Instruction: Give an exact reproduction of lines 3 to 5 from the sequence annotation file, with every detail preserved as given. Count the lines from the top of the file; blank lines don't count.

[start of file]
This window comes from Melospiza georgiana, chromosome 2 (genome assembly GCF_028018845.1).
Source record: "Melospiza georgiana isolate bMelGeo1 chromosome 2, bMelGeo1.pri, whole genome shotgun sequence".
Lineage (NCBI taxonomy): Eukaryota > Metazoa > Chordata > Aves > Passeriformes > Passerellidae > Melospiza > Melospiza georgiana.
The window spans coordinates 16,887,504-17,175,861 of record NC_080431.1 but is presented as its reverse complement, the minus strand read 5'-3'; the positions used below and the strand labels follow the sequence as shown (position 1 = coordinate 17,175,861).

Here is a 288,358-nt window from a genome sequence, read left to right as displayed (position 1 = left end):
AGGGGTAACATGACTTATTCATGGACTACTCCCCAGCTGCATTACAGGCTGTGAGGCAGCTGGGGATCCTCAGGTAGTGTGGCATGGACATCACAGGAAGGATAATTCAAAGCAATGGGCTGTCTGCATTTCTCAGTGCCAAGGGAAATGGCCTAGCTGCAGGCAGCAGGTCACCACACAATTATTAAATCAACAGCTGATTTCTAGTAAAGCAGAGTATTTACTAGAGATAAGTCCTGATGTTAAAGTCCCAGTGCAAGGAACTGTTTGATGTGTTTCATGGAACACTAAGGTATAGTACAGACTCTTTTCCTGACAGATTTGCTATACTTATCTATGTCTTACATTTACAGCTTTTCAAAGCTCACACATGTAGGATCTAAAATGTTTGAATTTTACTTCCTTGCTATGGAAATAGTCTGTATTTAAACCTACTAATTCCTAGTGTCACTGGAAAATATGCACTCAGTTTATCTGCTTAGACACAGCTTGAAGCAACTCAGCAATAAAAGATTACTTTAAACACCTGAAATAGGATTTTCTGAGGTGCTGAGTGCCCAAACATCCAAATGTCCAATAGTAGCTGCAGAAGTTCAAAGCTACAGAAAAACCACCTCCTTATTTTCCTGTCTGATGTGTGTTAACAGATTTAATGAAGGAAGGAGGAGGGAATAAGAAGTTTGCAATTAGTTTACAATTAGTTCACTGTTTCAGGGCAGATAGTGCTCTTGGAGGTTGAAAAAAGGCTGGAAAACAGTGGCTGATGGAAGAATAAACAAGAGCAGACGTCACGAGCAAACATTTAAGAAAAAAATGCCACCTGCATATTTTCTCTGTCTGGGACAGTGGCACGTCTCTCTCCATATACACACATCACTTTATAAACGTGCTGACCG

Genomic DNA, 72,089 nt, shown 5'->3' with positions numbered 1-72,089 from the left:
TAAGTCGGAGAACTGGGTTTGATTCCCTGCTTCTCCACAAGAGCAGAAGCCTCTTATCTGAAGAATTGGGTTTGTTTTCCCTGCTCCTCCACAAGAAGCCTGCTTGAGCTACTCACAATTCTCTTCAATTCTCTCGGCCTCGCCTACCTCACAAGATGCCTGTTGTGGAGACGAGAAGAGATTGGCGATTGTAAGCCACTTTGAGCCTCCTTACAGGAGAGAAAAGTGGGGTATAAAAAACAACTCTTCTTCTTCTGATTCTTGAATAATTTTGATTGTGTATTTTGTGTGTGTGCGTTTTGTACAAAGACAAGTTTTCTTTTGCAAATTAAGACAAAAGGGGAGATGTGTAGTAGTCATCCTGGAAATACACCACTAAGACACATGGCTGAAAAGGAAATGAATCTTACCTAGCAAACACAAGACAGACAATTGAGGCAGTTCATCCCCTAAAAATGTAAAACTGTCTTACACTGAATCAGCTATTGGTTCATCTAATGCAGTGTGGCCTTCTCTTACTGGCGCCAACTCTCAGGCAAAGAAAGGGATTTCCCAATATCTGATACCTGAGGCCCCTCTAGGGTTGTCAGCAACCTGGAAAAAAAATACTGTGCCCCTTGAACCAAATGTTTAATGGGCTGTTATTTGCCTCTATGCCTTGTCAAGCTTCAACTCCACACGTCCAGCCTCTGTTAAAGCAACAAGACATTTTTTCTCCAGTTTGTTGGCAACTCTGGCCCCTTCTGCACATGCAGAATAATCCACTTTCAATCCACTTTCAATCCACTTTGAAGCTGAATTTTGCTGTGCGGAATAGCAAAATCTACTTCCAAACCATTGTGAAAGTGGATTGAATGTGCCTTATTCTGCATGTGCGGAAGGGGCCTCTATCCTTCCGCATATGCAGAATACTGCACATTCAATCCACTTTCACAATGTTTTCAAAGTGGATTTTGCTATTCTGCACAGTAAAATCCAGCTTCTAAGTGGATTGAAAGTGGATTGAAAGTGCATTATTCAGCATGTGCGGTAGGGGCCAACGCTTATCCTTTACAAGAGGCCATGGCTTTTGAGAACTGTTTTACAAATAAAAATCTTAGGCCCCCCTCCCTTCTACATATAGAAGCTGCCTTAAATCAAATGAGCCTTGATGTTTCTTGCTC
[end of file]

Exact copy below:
Lineage (NCBI taxonomy): Eukaryota > Metazoa > Chordata > Aves > Passeriformes > Passerellidae > Melospiza > Melospiza georgiana.
The window spans coordinates 16,887,504-17,175,861 of record NC_080431.1 but is presented as its reverse complement, the minus strand read 5'-3'; the positions used below and the strand labels follow the sequence as shown (position 1 = coordinate 17,175,861).

Here is a 288,358-nt window from a genome sequence, read left to right as displayed (position 1 = left end):